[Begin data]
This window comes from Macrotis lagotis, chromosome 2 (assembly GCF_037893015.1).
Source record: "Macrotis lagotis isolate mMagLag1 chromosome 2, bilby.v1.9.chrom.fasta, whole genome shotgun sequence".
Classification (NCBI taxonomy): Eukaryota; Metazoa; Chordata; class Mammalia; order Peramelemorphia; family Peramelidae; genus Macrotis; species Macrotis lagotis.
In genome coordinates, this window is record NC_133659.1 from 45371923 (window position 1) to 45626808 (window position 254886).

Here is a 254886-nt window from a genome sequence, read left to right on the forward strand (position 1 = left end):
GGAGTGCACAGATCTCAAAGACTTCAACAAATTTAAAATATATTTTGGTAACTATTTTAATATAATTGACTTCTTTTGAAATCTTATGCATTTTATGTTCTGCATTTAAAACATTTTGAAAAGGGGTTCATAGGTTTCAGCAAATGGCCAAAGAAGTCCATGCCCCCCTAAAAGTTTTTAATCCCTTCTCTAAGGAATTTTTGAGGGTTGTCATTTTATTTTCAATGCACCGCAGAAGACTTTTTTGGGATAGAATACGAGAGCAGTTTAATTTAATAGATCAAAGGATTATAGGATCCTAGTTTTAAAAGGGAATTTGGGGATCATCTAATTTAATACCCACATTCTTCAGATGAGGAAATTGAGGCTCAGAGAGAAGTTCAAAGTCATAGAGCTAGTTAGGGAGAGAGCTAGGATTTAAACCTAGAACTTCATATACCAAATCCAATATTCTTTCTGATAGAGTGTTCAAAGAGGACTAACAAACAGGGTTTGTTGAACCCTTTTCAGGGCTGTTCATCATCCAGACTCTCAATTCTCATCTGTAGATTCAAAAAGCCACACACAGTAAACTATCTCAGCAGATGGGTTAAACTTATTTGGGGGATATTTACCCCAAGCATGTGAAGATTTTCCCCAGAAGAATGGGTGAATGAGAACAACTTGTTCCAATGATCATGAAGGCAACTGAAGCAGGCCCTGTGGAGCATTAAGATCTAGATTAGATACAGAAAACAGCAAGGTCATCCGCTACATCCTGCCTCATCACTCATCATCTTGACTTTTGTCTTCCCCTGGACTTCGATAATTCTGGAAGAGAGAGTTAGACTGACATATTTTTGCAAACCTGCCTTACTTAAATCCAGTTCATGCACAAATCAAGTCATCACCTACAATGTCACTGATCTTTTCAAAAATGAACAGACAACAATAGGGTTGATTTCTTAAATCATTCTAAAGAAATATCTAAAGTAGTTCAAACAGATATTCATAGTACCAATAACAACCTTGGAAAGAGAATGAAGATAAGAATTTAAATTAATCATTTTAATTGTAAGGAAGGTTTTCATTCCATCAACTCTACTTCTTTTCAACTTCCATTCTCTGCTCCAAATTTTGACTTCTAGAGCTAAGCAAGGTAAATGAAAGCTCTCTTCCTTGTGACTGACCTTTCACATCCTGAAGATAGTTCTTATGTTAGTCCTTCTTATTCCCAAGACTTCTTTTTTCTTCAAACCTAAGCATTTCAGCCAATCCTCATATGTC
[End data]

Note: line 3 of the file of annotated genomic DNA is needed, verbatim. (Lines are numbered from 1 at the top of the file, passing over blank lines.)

Classification (NCBI taxonomy): Eukaryota; Metazoa; Chordata; class Mammalia; order Peramelemorphia; family Peramelidae; genus Macrotis; species Macrotis lagotis.